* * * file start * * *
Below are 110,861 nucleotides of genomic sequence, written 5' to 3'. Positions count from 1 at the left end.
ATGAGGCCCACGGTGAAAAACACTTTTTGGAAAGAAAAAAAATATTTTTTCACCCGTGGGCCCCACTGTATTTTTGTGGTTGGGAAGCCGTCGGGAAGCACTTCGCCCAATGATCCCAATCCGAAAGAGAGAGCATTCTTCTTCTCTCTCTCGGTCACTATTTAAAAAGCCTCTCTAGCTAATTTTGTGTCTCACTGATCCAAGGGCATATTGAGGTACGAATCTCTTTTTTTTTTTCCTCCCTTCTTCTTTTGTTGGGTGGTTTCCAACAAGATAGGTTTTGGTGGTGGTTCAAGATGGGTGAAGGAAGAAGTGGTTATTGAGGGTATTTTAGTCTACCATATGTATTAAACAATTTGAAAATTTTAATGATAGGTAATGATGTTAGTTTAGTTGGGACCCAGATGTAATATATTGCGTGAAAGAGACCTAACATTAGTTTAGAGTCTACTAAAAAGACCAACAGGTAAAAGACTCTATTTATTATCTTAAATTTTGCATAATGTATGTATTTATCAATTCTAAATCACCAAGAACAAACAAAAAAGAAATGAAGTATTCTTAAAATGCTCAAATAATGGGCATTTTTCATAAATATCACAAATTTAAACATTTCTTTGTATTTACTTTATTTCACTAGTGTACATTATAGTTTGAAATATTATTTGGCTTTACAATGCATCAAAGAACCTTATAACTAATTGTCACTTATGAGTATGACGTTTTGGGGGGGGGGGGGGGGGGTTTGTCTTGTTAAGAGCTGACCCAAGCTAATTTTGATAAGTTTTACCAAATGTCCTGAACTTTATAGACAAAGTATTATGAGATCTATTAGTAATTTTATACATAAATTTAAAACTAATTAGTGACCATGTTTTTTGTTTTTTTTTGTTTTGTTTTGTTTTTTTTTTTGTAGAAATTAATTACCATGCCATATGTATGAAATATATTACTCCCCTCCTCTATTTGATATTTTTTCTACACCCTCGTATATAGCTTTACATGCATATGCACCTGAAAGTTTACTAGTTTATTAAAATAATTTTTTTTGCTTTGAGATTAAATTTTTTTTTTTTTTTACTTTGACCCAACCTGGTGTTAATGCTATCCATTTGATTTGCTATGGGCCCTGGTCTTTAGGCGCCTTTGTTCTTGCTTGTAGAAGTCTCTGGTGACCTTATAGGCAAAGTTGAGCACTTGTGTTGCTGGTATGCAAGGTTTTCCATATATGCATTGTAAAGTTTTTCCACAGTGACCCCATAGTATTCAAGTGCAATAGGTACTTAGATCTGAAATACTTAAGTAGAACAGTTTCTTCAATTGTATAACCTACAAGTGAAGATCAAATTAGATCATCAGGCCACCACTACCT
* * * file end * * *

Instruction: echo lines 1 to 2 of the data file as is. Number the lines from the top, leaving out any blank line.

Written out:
Below are 110,861 nucleotides of genomic sequence, written 5' to 3'. Positions count from 1 at the left end.
ATGAGGCCCACGGTGAAAAACACTTTTTGGAAAGAAAAAAAATATTTTTTCACCCGTGGGCCCCACTGTATTTTTGTGGTTGGGAAGCCGTCGGGAAGCACTTCGCCCAATGATCCCAATCCGAAAGAGAGAGCATTCTTCTTCTCTCTCTCGGTCACTATTTAAAAAGCCTCTCTAGCTAATTTTGTGTCTCACTGATCCAAGGGCATATTGAGGTACGAATCTCTTTTTTTTTTTCCTCCCTTCTTCTTTTGTTGGGTGGTTTCCAACAAGATAGGTTTTGGTGGTGGTTCAAGATGGGTGAAGGAAGAAGTGGTTATTGAGGGTATTTTAGTCTACCATATGTATTAAACAATTTGAAAATTTTAATGATAGGTAATGATGTTAGTTTAGTTGGGACCCAGATGTAATATATTGCGTGAAAGAGACCTAACATTAGTTTAGAGTCTACTAAAAAGACCAACAGGTAAAAGACTCTATTTATTATCTTAAATTTTGCATAATGTATGTATTTATCAATTCTAAATCACCAAGAACAAACAAAAAAGAAATGAAGTATTCTTAAAATGCTCAAATAATGGGCATTTTTCATAAATATCACAAATTTAAACATTTCTTTGTATTTACTTTATTTCACTAGTGTACATTATAGTTTGAAATATTATTTGGCTTTACAATGCATCAAAGAACCTTATAACTAATTGTCACTTATGAGTATGACGTTTTGGGGGGGGGGGGGGGGGGTTTGTCTTGTTAAGAGCTGACCCAAGCTAATTTTGATAAGTTTTACCAAATGTCCTGAACTTTATAGACAAAGTATTATGAGATCTATTAGTAATTTTATACATAAATTTAAAACTAATTAGTGACCATGTTTTTTGTTTTTTTTTGTTTTGTTTTGTTTTTTTTTTTGTAGAAATTAATTACCATGCCATATGTATGAAATATATTACTCCCCTCCTCTATTTGATATTTTTTCTACACCCTCGTATATAGCTTTACATGCATATGCACCTGAAAGTTTACTAGTTTATTAAAATAATTTTTTTTGCTTTGAGATTAAATTTTTTTTTTTTTTTACTTTGACCCAACCTGGTGTTAATGCTATCCATTTGATTTGCTATGGGCCCTGGTCTTTAGGCGCCTTTGTTCTTGCTTGTAGAAGTCTCTGGTGACCTTATAGGCAAAGTTGAGCACTTGTGTTGCTGGTATGCAAGGTTTTCCATATATGCATTGTAAAGTTTTTCCACAGTGACCCCATAGTATTCAAGTGCAATAGGTACTTAGATCTGAAATACTTAAGTAGAACAGTTTCTTCAATTGTATAACCTACAAGTGAAGATCAAATTAGATCATCAGGCCACCACTACCT